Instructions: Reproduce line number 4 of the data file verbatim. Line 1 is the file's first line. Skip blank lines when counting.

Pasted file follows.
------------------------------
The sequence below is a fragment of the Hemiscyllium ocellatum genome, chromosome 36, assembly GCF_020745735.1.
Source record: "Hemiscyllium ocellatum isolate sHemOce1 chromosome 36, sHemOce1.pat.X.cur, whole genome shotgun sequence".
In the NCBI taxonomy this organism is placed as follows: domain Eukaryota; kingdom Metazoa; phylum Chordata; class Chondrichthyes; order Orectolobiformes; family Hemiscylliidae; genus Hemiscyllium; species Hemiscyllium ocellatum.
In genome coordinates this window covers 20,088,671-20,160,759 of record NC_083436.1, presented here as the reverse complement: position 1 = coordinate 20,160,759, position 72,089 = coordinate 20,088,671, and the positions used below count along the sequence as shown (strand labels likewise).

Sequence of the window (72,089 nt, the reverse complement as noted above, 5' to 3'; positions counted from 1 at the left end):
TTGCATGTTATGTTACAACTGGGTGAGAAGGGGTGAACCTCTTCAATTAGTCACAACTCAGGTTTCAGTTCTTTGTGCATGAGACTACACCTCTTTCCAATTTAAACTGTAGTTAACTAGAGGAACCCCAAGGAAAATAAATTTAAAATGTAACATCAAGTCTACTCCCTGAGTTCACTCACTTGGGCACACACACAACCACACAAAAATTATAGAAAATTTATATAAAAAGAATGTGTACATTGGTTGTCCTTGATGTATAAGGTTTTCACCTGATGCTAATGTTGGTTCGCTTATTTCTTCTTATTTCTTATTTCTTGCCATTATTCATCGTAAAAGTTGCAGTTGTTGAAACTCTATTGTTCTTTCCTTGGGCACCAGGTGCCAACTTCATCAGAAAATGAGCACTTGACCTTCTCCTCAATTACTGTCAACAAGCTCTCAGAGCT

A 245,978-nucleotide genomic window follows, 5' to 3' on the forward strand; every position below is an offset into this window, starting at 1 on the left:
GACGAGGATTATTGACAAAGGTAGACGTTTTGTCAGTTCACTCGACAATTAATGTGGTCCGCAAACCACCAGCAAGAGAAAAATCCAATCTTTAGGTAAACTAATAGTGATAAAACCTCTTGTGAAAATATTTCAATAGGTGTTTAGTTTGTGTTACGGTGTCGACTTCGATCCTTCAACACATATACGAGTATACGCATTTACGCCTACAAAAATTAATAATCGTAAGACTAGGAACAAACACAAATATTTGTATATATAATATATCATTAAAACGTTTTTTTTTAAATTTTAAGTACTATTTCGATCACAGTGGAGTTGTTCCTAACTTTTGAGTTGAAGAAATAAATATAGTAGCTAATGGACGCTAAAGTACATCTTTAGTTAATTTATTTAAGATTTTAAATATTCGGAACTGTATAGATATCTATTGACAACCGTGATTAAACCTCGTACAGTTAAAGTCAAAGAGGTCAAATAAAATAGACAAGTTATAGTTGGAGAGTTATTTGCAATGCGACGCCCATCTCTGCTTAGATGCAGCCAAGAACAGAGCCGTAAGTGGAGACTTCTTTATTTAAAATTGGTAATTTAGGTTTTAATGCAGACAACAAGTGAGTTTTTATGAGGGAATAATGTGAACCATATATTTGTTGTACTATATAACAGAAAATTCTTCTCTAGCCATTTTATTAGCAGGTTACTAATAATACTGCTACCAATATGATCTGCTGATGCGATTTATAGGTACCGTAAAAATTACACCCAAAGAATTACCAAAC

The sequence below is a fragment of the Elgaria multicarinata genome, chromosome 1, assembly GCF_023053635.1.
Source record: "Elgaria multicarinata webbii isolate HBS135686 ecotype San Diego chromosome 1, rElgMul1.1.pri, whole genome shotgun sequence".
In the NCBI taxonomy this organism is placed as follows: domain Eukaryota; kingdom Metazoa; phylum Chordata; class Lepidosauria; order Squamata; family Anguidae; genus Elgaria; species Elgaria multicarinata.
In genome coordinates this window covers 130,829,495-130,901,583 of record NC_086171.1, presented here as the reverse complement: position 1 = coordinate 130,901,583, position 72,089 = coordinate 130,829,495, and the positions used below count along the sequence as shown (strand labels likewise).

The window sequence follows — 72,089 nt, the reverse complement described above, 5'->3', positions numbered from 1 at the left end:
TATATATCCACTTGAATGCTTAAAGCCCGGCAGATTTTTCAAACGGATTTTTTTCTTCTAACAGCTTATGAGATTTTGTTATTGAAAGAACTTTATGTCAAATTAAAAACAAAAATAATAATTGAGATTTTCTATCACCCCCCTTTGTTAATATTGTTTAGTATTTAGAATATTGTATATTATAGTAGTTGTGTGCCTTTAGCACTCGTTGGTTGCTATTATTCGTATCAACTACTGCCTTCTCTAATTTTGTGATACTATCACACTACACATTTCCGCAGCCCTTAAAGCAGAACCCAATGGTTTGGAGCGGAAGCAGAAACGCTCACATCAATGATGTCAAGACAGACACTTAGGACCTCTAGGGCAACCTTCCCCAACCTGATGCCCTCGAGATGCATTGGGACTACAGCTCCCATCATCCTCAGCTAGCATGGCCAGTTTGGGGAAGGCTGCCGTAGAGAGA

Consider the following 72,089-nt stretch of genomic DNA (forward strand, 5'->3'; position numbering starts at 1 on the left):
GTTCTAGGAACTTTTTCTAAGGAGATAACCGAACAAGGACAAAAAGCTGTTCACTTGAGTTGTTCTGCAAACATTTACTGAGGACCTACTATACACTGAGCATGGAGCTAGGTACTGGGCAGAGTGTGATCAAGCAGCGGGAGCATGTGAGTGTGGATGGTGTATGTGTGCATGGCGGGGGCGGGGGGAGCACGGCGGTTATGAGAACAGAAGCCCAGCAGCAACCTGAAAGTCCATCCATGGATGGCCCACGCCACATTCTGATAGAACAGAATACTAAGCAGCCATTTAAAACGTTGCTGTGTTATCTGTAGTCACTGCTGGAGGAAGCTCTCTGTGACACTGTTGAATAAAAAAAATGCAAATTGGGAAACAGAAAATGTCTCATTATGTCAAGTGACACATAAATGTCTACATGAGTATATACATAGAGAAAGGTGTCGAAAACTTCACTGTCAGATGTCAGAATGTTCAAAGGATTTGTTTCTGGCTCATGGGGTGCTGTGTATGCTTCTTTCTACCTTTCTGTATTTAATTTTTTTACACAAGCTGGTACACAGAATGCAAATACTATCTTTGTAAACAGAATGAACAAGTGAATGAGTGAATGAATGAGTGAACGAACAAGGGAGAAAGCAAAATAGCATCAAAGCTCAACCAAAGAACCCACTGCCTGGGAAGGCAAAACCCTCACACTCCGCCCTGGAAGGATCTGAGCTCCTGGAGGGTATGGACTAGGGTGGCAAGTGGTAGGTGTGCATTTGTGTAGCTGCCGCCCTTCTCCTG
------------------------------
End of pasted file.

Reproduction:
In genome coordinates this window covers 20,088,671-20,160,759 of record NC_083436.1, presented here as the reverse complement: position 1 = coordinate 20,160,759, position 72,089 = coordinate 20,088,671, and the positions used below count along the sequence as shown (strand labels likewise).